The 1893 floods as documented by Sir Walter R. Lawrence are comparable to the September 2014 deluge in certain respects but the economic losses suffered during the recent floods have been ‘astronomical’- according to most conservative estimates the losses suffered have been over 1.5 trillion rupees. Most of the financial experts in the State, opined that it will be impossible to put the state economy back on the rails and difficult for New Delhi to meet the requirements of the state without seeking support from the international donors and global financial institutions. Not only did the GOI reject demands by the civil society formations for international aid but it also turned down offers of aid from the UN Secretary General and other global aid institutions and Non-Governmental Organizations. And whatever a little international aid trickled down to the State, it has been from the Kashmir Diaspora Organizations- registered with GOI. It was almost after five months persistent demand by the civil society and advocacy by the newspapers and columnists that the GOI allowed the teams of the World Back and Asian Developmental Bank to visit Kashmir for assessing of the losses suffered by the state more particularly by the Kashmir Valley. And these international organizations might have by now also submitted their reports and recommendations to the GOI.
Now, when the elections in the state are over. And the BJP’s dream of ruling Jammu and Kashmir has materialized by cobbling an alliance with the PDP, it is high time for the administration to work towards rebuilding Kashmir and rehabilitating the people. In undertaking rebuilding infrastructure in state and rehabilitating the people, the well-researched documentary by Tariq A Bhat and his associate Wajahat A Kashtwari could work as a lodestar for the governments in Jammu and New Delhi for drawing comprehensive plans for reconstruction of the infrastructure and rehabilitation of people. The hair raising scenes of the furious waters washing away everything in its way; the buses, trucks, jeeps and cars floating down the inundated roads like straws in oceans, the massive houses crumbling like pack of cards and the plight of people caught up in murky waters captured by the dare devil crew of the production house, are in itself an ugly commentary on our bad planning and wrong prioritization.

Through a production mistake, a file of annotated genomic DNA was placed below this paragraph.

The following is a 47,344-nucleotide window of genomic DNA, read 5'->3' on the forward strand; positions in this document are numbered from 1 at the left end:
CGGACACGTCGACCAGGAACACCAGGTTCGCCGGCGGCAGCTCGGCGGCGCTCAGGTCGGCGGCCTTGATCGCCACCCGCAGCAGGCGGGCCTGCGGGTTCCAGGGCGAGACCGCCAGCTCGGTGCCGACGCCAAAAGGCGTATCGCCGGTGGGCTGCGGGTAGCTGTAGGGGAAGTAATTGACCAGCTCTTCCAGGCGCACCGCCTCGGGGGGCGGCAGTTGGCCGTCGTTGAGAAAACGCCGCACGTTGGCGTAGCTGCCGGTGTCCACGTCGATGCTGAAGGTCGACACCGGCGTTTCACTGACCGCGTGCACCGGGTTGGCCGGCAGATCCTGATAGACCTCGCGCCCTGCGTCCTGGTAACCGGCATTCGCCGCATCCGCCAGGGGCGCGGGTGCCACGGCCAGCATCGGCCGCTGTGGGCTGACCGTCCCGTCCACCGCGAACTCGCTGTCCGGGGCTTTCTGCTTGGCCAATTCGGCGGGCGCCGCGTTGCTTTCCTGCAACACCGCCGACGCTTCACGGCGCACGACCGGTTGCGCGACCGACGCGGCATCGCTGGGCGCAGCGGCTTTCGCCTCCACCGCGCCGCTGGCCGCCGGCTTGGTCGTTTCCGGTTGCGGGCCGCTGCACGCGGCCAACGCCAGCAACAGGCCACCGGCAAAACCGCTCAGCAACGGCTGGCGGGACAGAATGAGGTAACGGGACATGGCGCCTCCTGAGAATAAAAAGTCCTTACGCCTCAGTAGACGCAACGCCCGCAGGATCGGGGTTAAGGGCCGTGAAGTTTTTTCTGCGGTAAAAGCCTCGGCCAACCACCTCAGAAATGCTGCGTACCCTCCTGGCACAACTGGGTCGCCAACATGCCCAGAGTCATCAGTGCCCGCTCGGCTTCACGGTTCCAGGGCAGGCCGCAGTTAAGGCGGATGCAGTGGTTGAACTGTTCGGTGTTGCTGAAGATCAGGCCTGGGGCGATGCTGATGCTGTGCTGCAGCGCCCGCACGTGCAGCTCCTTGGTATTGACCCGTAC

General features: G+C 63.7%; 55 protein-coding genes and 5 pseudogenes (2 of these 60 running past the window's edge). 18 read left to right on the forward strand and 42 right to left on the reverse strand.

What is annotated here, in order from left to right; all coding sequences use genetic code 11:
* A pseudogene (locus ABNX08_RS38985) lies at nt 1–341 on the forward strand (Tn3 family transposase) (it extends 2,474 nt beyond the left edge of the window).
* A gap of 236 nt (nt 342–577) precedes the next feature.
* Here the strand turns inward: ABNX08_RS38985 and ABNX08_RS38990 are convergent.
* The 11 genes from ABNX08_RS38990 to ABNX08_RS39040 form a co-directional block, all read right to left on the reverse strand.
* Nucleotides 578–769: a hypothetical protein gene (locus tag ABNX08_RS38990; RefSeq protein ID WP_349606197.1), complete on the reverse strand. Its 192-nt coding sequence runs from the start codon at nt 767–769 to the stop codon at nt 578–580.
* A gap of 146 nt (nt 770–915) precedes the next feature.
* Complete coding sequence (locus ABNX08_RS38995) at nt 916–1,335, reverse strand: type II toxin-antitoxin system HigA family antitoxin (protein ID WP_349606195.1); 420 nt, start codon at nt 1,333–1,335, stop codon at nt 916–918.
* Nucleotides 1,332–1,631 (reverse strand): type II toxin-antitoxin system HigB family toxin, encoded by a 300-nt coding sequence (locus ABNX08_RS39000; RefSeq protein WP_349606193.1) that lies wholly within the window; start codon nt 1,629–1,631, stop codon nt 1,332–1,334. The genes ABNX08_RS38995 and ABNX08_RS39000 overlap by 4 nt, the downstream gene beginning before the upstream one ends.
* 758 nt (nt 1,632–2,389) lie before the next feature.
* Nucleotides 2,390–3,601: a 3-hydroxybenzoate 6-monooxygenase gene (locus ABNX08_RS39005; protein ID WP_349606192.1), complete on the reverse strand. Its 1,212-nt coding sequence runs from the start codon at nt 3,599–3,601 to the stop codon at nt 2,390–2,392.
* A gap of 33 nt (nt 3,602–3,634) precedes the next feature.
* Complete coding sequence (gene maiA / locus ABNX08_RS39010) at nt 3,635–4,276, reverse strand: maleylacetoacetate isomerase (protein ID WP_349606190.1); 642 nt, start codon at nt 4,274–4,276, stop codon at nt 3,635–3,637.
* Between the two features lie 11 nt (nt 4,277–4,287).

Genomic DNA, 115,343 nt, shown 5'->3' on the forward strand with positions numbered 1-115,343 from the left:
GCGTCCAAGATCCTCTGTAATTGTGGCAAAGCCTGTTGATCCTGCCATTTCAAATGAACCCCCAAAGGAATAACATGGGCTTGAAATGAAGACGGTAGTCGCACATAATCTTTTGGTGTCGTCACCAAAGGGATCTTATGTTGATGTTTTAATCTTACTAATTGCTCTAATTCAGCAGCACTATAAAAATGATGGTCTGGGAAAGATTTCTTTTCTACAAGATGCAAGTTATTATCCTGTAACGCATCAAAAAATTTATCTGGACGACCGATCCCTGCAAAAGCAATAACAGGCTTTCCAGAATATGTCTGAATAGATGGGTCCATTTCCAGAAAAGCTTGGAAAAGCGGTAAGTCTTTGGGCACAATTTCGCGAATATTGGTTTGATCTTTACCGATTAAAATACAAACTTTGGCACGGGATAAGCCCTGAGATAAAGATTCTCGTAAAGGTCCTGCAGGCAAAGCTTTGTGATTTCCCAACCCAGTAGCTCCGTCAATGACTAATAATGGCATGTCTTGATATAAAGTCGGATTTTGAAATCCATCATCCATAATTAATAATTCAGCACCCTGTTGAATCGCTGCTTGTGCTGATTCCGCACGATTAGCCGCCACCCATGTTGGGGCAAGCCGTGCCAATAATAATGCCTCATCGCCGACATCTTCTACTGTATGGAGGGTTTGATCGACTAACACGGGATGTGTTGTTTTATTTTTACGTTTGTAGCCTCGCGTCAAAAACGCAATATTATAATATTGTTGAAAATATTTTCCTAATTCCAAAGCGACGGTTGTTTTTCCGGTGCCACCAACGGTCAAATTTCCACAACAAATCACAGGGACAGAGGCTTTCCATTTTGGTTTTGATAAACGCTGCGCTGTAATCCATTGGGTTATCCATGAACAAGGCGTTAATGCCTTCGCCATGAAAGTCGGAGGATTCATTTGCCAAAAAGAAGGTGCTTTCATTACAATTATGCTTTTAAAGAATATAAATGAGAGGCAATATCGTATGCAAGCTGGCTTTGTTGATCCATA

The September 2014 floods besides being a story of unprecedented devastation is a saga of courage and determination of the youth of Kashmir – the brave hearts that rescued seven hundred thousand people by constructing indigenous rafts from every conceivable material. By capturing rescue operations carried out by some youth, the documentary gives us a fair idea about the commitment of younger generation towards their people. Notwithstanding, collapse of the government and failure of the state administration, the youth by organizing medical camps and relief centres saved the state from the post-flood epidemics and famine- witnessed in the past. Nevertheless, the story of brave hearts needs to be told in full length.
True, the film ‘Kashmir: In the Murky Waters’ is wonderfully done documentation of the 2014 flood- something of great historical relevance. Nonetheless, what makes this film more important is, roping in scientists and experts from diverse fields for analysing the causes for this disaster- With inputs from experts the film turns up to be a treatise on environment, ecology and bad development that proves that disaster was manmade and not the God’s retribution. The documentary is futuristic in as much as through animations, interviews with experts and scientists it identifies fault lines in our planning in persevering our environment, encouraging religious tourism beyond thrush hold capacity.